€7,500 over knee injury in yard

A 10-year-old boy fractured his knee during a Gaelic football match on his school’s tarmac yard, and yesterday he brought a case through his father against the school.

€7,500 over knee injury in yard

Judge Brian O’Callaghan heard all of the evidence in the case yesterday afternoon and had adjourned briefly before delivering his decision on the civil action.

However, as soon as he returned to the courtroom at Cork Circuit Court, the plaintiff’s barrister, James Duggan, said there had been an offer from the school, settling the case for €7,500 plus costs.

Mr Duggan told the judge that while he was recommending it, James Cotter, of 1 Liffey Park, Mayfield, father of the plaintiff, Alex Cotter, who was 10 at the time of the accident at Scoil Naomh Eoin Aspal, Mayfield, on September 4, 2014, was unhappy with the offer. Mr Duggan asked the judge to hear from Mr Cotter.

“It think it is a disgrace — €7,500 for the injuries he received and what he went through after the accident,” Mr Cotter said.

Mr Duggan said the full value of the injury was up to €35,000. Judge O’Callaghan agreed it might have been €35,000 to €40,000.

However, Mr Duggan said the value of the injury was not the issue. He said the crucial issue was liability. He said if the case had gone to a judgment in favour of Alex and an award of close to the full value of the injury, the school would have appealed and it was possible he would have been awarded nothing in the High Court with a consequent risk of costs.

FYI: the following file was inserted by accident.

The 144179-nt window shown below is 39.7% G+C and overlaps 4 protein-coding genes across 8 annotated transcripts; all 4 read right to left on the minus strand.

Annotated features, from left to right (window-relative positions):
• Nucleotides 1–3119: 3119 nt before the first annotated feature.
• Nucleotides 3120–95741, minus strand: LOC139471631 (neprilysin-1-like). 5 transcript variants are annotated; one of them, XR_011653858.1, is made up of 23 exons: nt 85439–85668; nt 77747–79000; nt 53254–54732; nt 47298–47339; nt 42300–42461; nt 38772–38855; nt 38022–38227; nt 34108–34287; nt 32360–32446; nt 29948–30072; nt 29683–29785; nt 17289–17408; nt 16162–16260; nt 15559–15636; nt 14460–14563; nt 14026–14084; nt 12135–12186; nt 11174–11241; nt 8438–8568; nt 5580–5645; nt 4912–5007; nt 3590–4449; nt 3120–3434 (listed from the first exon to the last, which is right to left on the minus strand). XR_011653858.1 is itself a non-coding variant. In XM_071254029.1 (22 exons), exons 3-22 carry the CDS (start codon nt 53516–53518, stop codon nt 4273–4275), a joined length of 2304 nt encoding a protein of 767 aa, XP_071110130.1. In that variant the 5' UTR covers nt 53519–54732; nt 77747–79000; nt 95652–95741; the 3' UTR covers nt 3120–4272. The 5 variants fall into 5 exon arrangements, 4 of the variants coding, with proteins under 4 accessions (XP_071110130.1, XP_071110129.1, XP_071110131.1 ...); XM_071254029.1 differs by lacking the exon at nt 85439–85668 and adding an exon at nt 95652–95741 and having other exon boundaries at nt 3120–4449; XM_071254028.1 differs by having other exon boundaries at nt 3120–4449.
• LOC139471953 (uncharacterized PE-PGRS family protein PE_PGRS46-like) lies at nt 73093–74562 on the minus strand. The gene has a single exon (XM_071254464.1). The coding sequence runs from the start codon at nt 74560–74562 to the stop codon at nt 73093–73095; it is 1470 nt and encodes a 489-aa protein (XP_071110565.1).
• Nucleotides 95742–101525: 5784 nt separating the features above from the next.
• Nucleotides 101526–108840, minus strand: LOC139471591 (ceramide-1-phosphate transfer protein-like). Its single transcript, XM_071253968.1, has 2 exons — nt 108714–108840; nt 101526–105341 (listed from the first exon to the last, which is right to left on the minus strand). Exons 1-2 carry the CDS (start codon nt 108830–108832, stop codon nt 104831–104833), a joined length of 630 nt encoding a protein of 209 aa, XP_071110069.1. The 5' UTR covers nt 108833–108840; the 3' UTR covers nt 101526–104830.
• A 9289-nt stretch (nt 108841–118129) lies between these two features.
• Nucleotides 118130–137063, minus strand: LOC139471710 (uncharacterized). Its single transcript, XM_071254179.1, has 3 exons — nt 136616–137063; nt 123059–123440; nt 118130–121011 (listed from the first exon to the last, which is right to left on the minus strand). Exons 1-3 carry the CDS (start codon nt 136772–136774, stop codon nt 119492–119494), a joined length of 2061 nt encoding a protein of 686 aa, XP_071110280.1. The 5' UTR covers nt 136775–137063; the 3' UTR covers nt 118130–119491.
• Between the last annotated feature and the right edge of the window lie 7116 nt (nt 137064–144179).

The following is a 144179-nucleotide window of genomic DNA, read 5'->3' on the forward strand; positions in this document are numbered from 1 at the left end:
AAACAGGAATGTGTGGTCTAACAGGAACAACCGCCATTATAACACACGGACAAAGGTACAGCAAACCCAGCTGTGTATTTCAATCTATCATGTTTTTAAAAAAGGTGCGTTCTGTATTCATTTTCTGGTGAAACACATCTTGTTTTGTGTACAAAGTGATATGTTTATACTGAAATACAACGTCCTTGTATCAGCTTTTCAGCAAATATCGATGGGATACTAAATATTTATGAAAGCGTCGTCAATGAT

Judge O’Callaghan accepted this recommendation and said the wisest course was to approve the settlement offer to be lodged in court until Alex reaches 18.

Philip O’Doherty, engineer for the plaintiff, said the match should have been played on grass rather than tarmac, particularly when there was a grass pitch beside it. Anthony O’Keeffe, engineer for the school, said: “If I was up there and saw a game of football taking place on the tarmac would I have said, ‘stop that’? I don’t think I would.”

Defence barrister, Seamus Roche, said that insisting on playing the match on grass rather than tarmac was a council of perfection which would be difficult for any school in the country to reach.

Kieran Cremin, who was principal at the time, said that in his 16 years at the school there was sport played on the tarmac almost every day without any accident of this seriousness occurring.

The judge said that somewhat reluctantly, he was approving the €7,500 plus costs offer as the plaintiff could have ended up with nothing. He said that not playing the game on grass was not the only matter to be considered. He told Mr Cotter an important issue on liability was that the match had a referee, and two teachers, including Mr Cremin, supervising it.

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